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Dell and HP To Sell Oracle Operating Systems

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  • Hey, Dell (Score:2, Interesting)

    by Dracos (107777) on Friday July 30, 2010 @02:08PM (#33086348)

    If you really want to demonstrate your commitment to openness, let us buy laptops with Ubuntu.

  • Re:"Demonstrates..." (Score:1, Interesting)

    by TheDarkPassenger (1840942) on Friday July 30, 2010 @02:08PM (#33086352)
    Oracle makes Apple look open.
  • by commodore64_love (1445365) on Friday July 30, 2010 @02:12PM (#33086404) Journal

    I have a friend who works for Oracle. He's constantly bitching about them and their disorganization. He's trying to find someplace else to work, even if it's the Evil Microsoft. Wow. Must be really bad, if he's willing to do that!

  • Ubuntu Linux? (Score:1, Interesting)

    by Mizery De Aria (554294) on Friday July 30, 2010 @02:16PM (#33086460)
    Demonstrates their openness? Didn't Dell recently stop offering Ubuntu Linux? Perhaps this is related to why Dell stopped offering Ubuntu Linux? X_X
  • Re:Hey, Dell & HP! (Score:4, Interesting)

    by Anonymous Coward on Friday July 30, 2010 @02:18PM (#33086486)

    It't not just Dell. I bought an HP dv8t Quad edition (core i7) for $2018.99 a few months back. After loading Linux on it, found out the ONLY way to update the BIOS is via Windows7. The ACPI in the BIOS that shipped with the laptop is severely broken, but because they have tied the BIOS update to the Windows 7 OS I have no way to update the system. I for one will NEVER buy another HP product again!

  • Re:"Demonstrates..." (Score:2, Interesting)

    by CastrTroy (595695) on Friday July 30, 2010 @02:36PM (#33086706) Homepage
    I really can't see much of a use for something like Oracle. Either you are writing a small/medium sized application where something like MySQL/PostGres would do just fine out of the box, without any modifications, or you are doing something really large, which you end up writing your own custom storage solution for, which does exactly only what you need it to do, and is very finely tuned. Even large and busy sites like CraigsList use MySQL and other free products to handle their data.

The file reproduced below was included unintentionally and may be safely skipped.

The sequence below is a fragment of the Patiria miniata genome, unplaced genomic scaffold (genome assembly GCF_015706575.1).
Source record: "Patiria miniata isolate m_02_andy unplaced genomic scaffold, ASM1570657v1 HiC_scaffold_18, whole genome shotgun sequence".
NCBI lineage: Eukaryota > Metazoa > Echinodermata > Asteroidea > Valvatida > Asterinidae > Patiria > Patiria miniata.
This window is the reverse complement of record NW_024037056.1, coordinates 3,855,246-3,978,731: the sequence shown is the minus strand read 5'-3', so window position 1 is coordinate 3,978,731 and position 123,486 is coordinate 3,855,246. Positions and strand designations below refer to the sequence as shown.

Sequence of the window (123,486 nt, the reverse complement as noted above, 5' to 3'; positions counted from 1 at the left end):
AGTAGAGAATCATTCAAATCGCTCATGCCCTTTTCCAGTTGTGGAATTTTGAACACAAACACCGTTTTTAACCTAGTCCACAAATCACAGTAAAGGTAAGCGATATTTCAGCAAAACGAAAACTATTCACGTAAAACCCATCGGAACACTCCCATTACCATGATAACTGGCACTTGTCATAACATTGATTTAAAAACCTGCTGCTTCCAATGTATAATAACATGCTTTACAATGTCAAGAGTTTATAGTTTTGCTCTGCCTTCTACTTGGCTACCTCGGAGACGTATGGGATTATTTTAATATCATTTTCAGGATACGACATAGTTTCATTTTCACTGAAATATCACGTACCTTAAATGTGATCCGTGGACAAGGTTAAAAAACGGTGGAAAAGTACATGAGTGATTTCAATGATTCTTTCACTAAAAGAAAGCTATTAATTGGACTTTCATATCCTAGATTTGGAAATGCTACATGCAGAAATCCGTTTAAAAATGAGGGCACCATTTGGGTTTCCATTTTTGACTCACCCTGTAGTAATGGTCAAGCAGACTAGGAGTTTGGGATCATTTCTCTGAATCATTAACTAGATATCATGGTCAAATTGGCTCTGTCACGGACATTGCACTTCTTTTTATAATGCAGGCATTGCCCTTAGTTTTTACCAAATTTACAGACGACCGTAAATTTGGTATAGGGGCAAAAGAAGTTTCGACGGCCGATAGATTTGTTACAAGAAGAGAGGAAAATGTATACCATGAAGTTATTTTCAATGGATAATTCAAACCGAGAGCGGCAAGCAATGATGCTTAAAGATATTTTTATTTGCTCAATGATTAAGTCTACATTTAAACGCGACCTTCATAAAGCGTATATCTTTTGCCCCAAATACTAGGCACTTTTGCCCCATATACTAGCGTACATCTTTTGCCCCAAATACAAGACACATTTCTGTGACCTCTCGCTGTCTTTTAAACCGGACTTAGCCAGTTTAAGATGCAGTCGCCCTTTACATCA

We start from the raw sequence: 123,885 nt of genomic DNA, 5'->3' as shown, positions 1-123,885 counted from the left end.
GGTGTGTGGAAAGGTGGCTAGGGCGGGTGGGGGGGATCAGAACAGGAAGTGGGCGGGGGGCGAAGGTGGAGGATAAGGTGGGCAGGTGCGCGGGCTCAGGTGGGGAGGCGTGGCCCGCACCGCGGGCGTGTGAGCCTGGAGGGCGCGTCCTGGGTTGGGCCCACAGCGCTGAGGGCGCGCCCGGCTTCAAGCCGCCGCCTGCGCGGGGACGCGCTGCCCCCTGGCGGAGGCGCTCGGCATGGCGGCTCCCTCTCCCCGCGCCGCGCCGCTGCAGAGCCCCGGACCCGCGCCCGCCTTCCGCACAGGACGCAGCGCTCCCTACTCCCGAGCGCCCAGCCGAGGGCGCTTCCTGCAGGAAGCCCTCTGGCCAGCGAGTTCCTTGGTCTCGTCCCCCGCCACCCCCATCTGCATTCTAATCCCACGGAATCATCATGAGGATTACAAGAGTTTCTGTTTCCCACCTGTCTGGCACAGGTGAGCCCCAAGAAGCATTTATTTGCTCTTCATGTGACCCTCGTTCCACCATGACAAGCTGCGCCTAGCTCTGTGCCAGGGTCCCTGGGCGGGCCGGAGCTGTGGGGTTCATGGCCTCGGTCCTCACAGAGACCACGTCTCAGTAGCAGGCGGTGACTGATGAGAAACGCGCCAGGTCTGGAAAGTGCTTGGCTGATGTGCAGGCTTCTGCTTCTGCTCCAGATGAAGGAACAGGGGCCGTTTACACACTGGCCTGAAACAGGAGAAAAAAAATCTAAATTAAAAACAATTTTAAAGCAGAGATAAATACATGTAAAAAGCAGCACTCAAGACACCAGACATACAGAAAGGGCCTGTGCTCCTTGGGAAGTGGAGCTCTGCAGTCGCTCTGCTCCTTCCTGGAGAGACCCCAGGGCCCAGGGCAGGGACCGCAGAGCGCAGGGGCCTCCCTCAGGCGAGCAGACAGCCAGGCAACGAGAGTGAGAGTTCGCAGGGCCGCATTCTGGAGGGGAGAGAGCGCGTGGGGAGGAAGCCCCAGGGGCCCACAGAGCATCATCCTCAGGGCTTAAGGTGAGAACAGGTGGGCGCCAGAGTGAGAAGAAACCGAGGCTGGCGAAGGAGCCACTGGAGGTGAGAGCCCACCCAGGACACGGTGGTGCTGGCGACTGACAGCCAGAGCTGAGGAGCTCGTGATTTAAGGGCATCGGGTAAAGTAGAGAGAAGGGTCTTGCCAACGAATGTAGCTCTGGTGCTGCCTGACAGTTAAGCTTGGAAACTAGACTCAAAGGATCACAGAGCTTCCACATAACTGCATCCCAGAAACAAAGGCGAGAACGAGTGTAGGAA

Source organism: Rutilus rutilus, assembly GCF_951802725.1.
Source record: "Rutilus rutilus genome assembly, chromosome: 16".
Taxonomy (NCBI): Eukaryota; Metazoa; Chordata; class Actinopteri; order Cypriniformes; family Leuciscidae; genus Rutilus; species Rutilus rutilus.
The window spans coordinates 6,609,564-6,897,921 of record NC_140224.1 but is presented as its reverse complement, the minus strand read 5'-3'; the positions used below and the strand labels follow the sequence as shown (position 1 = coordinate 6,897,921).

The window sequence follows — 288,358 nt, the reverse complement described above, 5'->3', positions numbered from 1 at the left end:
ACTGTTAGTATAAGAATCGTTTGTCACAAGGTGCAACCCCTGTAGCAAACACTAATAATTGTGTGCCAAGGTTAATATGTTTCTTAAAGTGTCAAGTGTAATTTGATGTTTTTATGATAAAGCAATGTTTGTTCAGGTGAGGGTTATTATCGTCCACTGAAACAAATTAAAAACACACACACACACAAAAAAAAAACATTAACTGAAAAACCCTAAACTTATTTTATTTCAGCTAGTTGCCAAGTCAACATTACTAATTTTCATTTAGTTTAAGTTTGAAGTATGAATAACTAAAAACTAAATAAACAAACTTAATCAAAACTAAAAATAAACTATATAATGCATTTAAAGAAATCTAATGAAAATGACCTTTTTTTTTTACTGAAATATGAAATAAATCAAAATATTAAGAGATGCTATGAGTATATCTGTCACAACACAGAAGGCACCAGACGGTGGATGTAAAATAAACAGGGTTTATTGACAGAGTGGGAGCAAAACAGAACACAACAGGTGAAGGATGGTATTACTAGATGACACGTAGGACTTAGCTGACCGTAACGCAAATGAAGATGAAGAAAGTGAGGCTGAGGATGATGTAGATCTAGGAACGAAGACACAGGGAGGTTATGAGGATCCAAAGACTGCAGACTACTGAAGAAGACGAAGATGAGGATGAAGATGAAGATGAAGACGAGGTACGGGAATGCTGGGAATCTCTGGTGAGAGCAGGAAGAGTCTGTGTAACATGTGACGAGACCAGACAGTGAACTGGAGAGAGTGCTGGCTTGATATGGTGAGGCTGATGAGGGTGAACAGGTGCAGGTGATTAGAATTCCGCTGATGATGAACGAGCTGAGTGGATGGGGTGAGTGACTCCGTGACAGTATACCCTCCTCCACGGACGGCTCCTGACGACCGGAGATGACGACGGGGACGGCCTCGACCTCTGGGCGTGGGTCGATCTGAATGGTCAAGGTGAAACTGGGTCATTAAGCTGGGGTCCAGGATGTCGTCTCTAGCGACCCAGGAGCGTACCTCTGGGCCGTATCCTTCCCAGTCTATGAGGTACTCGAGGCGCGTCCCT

• Re:Hey, Dell & HP! (Score:3, Interesting)

    by Nadaka (224565) on Friday July 30, 2010 @02:44PM (#33086792)

    HP is horrific. Of the 5 or 6 HP computers that I have owned or have performed "family tech support" for, each and every one of them has failed within a month after the end of the warranty period.

    One of them was struck by lightning a month after I got it, it didn't matter that HP's warranty didn't cover it as an act of god because my surge protectors warranty definitely covered it. HP claimed that it was not struck by lightning, but instead someone had drenched it in soda, they offered to "fix it" at a cost higher than its original retail cost. I refused and demanded a refund, they refused and returned the disassembled laptop. I eventually got it mostly working again after soldering a few wires into the power plug that was scorched by electrical arcing... Until a month after the original warranty expired and it bricked itself.

  • by hoggoth (414195) on Friday July 30, 2010 @02:47PM (#33086840) Journal

    Oracle swallowed up a company that acquired a company that bought a company that had a technology I needed to use. I called Oracle and tried to find someone, anyone, who knew anything about how I could purchase it. Nobody had ever heard of either the product or the company. Finally after hours of searching I found the entire thing available fully functional for download deep inside Oracle's labyrinth of twisty little web pages, all alike. The text had disclaimers that you had to purchase a license to use the software. I called back and tried to find someone, anyone, who would let me pay for the software. No luck. I'm testing it now, but I don't know if I can use it in production. Neither does anyone else.

  • Re:"Demonstrates..." (Score:5, Interesting)